It’s a special honor to make Outside Magazine’s Best Places to Work list for the fourth year in a row. This year’s #2 ranking is our highest yet! It will probably come out too sappy and too personal, and my writing skills will prove too poor, for me to put that into real context for anyone reading this. But, I’ll take a swing at it.
I care about culture. I care about it earnestly and work on it with intention.
And then, of course, there’s the whole thing about this particular award coming from Outside Magazine and what the outdoors in Idaho means to me, and to so many of us at Drake Cooper. I guess this list is the perfect cocktail of two things about which I care deeply.
Four years ago, when we made the list for the first time, I wrote a blog telling the story of how I’d clipped out an ad in Outside Magazine, circa 1994. How that ad found it’s way into a frame and onto a spot on my wall in my house just down the street from Vanderbilt University, in Nashville, TN. The ad was for a wild state with a wild river and it called to me. I set out to find this place and to one day explore it. A few short years later, when I somehow found myself moving to Boise along with my wife of less than a year, we fell in love with this remote outdoor mecca and Idaho became home immediately. It wouldn’t be till many years later, meeting Bill Drake, the owner of the advertising agency that produced that ad, that the story would come full circle.
Living in Idaho, means adventure. Working in advertising is also an adventure – and it can be all consuming. So we focus on the culture of our workplace, and we do our best to uphold it. But what constitutes culture anyway? What makes one good and another bad? To me, at the heart of culture is shared values that an organization agrees to uphold. And trust. Lots of mutual respect and trust. What’s not culture, particularly now in the Millennial-driven new found love of culture-at-all-costs, are things like dogs at work, yoga at lunch, IPA of the day and group bike rides at all hours. Those things, while awesome(!), are NOT a culture. Those sorts of things are the benefits of a strong culture. The hard work of creating and maintaining a solid culture is often confused with the outcomes of it.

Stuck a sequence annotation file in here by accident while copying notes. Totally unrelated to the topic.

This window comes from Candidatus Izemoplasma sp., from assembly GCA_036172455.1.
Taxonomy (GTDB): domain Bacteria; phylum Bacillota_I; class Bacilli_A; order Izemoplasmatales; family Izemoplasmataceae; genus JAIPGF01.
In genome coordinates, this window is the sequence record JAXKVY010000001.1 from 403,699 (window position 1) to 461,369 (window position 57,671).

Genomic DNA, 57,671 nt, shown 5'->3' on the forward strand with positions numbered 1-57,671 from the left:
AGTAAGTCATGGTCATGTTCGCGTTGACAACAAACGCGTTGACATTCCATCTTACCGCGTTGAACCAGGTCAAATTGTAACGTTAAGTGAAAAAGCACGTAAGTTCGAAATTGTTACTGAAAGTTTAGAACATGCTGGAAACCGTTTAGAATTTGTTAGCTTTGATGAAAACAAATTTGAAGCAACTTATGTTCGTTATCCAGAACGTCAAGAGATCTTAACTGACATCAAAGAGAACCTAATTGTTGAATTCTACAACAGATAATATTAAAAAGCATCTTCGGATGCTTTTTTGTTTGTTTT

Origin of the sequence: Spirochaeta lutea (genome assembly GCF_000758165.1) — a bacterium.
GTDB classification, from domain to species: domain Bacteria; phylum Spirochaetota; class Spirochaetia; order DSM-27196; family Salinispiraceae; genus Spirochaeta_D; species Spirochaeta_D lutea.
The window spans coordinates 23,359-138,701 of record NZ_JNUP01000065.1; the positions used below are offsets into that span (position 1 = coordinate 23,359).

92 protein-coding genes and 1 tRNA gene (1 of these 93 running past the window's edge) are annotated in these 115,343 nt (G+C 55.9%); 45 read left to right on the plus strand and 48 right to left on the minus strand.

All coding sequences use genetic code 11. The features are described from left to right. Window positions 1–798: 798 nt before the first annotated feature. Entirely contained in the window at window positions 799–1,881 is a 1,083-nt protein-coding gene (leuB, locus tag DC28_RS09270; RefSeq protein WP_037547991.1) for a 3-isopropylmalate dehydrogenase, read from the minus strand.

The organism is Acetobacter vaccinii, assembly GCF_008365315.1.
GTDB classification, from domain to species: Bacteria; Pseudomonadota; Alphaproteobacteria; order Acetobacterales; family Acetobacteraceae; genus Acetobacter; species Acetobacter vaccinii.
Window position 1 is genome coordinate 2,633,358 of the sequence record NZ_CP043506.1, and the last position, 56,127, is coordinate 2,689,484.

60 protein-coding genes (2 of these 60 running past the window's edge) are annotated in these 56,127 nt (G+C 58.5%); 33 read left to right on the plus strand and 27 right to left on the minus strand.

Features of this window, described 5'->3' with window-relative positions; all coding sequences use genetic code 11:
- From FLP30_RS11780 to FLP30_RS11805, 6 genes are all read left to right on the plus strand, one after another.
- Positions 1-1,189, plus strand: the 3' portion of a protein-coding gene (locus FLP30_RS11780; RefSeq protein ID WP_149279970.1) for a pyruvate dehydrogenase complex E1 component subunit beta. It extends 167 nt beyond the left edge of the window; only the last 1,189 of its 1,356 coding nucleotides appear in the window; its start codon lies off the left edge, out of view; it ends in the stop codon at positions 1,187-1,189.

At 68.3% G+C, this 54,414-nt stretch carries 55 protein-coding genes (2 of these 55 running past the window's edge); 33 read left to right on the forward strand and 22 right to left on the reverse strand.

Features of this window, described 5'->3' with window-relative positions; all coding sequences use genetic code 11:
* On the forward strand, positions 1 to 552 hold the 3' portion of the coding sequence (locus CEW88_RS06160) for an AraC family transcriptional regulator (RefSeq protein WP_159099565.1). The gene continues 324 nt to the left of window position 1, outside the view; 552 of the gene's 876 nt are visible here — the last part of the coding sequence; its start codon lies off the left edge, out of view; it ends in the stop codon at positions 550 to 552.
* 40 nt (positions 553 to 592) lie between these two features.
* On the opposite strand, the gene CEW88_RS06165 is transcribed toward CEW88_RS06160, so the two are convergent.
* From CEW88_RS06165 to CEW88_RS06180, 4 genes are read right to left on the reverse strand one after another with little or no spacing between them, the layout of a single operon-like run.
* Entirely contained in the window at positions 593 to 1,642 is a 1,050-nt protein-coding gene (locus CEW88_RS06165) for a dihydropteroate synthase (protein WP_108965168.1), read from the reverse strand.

If I were to try to describe what culture IS for Drake Cooper, it would sound like this:
At Drake Cooper, our culture is based on a shared belief system of values that outshine titles and roles. We are in the business of creating things. Ideas. Products. Services. Notions. And we derive real meaning in building stories and connecting people to brands. Our passion is the motivation for the work we do. It’s in that spirit that all of us must value people as much as profit as ingredients to sustainability and happiness.
We are not bound by the industry we are in and willingly go to extraordinary lengths to create and invent. We value and celebrate the unique, the distinctive, and the free spirit that comes with our world. And in an industry that has no rules, we make up our own, with the simple goal that our work makes a difference.
No job here is small and the big-hearted and enthusiastic find a home among us. We agree to collectively strive to make this the best place we’ve ever worked and to create jobs as big as our spirits. We build brands for the ambitious because we ourselves are ambitious.
We’re honored to be on your list, Outside. Now, excuse me while I jump on my bike.
Here’s some background on how companies are selected :
Outside’s “Best Places to Work” project celebrates innovative companies setting a new standard for a healthy work-life balance. The list was compiled with the help of the Outdoor Industry Association and Best